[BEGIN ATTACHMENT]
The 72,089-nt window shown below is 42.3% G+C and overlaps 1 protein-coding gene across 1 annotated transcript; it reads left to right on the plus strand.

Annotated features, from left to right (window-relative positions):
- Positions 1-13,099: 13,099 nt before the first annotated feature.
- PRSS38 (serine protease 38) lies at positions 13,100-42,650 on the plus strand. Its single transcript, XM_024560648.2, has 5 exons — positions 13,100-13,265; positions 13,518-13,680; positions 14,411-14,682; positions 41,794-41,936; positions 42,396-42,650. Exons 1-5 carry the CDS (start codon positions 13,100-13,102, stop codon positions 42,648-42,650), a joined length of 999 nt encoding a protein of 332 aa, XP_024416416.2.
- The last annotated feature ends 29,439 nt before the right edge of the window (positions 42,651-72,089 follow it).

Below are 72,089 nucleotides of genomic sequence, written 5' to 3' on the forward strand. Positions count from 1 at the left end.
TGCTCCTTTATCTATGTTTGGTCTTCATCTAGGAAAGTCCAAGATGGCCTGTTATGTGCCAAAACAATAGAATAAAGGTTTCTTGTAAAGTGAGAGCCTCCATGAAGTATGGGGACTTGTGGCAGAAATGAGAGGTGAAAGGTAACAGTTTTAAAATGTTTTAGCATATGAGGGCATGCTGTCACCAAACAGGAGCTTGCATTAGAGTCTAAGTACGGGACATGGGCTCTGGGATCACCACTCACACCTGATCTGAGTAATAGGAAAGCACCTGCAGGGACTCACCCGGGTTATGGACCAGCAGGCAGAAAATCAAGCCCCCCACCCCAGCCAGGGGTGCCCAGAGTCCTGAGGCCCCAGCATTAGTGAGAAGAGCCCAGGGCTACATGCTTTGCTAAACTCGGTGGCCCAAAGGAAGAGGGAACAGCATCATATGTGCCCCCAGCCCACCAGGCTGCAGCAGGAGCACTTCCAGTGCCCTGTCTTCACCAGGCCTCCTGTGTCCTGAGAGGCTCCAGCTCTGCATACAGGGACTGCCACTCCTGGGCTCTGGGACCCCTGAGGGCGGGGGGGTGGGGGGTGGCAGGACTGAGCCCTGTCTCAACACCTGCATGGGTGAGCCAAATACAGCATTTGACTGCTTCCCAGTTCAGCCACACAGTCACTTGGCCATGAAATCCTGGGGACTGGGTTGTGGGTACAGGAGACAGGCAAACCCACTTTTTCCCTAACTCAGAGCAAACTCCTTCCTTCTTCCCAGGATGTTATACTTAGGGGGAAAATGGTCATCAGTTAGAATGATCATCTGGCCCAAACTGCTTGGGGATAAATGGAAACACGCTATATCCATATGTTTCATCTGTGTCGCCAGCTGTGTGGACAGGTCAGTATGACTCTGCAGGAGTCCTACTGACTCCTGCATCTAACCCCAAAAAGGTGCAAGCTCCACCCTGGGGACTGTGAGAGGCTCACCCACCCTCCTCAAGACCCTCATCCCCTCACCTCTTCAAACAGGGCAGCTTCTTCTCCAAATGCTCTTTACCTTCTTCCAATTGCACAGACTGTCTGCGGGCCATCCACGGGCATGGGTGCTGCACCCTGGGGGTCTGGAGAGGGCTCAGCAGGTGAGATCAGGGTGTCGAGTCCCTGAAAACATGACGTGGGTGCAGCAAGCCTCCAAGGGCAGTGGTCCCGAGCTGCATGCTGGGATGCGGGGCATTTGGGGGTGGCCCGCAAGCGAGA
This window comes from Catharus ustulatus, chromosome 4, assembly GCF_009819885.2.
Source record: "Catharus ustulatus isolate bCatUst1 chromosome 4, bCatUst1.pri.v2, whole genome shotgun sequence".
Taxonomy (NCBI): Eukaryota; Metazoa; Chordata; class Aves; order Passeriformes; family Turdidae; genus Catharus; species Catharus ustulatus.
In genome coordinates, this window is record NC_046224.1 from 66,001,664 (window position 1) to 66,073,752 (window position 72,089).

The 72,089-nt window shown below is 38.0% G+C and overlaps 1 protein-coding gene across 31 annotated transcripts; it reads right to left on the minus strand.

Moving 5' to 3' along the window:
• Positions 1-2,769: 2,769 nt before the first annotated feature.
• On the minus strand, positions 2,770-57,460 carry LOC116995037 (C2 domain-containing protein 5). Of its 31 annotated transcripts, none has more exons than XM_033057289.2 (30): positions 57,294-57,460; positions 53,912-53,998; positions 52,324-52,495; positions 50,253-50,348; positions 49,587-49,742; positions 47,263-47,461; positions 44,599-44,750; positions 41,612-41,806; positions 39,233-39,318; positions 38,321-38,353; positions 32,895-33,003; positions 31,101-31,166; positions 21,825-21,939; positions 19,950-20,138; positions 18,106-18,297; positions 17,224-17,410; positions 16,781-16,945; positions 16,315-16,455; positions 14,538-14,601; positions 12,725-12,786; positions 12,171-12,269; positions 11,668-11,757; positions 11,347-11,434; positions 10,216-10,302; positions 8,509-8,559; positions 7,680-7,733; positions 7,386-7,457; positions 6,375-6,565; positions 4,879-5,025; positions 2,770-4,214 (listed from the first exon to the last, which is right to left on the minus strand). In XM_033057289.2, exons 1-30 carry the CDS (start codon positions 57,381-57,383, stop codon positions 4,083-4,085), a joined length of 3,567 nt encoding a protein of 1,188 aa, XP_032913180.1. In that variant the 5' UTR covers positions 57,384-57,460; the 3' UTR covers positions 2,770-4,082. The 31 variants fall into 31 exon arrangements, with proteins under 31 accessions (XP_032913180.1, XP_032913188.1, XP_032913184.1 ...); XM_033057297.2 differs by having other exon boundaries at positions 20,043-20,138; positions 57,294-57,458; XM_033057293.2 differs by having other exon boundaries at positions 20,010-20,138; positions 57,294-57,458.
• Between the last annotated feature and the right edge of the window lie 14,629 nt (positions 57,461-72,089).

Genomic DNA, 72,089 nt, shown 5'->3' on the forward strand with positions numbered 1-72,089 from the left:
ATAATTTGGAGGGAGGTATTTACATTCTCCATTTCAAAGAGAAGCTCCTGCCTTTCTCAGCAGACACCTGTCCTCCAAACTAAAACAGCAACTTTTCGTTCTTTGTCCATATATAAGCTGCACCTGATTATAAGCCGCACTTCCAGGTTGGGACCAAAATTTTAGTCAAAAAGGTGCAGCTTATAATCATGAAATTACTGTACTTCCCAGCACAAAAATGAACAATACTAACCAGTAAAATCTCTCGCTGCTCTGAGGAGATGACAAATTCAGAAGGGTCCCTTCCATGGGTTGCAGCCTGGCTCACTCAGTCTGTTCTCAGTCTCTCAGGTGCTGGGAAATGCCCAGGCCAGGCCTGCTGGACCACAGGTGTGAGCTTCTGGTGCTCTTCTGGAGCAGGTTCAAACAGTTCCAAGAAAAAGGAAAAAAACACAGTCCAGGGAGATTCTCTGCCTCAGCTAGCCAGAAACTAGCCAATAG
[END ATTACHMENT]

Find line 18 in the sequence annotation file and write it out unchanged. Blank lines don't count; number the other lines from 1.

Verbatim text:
ATAATTTGGAGGGAGGTATTTACATTCTCCATTTCAAAGAGAAGCTCCTGCCTTTCTCAGCAGACACCTGTCCTCCAAACTAAAACAGCAACTTTTCGTTCTTTGTCCATATATAAGCTGCACCTGATTATAAGCCGCACTTCCAGGTTGGGACCAAAATTTTAGTCAAAAAGGTGCAGCTTATAATCATGAAATTACTGTACTTCCCAGCACAAAAATGAACAATACTAACCAGTAAAATCTCTCGCTGCTCTGAGGAGATGACAAATTCAGAAGGGTCCCTTCCATGGGTTGCAGCCTGGCTCACTCAGTCTGTTCTCAGTCTCTCAGGTGCTGGGAAATGCCCAGGCCAGGCCTGCTGGACCACAGGTGTGAGCTTCTGGTGCTCTTCTGGAGCAGGTTCAAACAGTTCCAAGAAAAAGGAAAAAAACACAGTCCAGGGAGATTCTCTGCCTCAGCTAGCCAGAAACTAGCCAATAG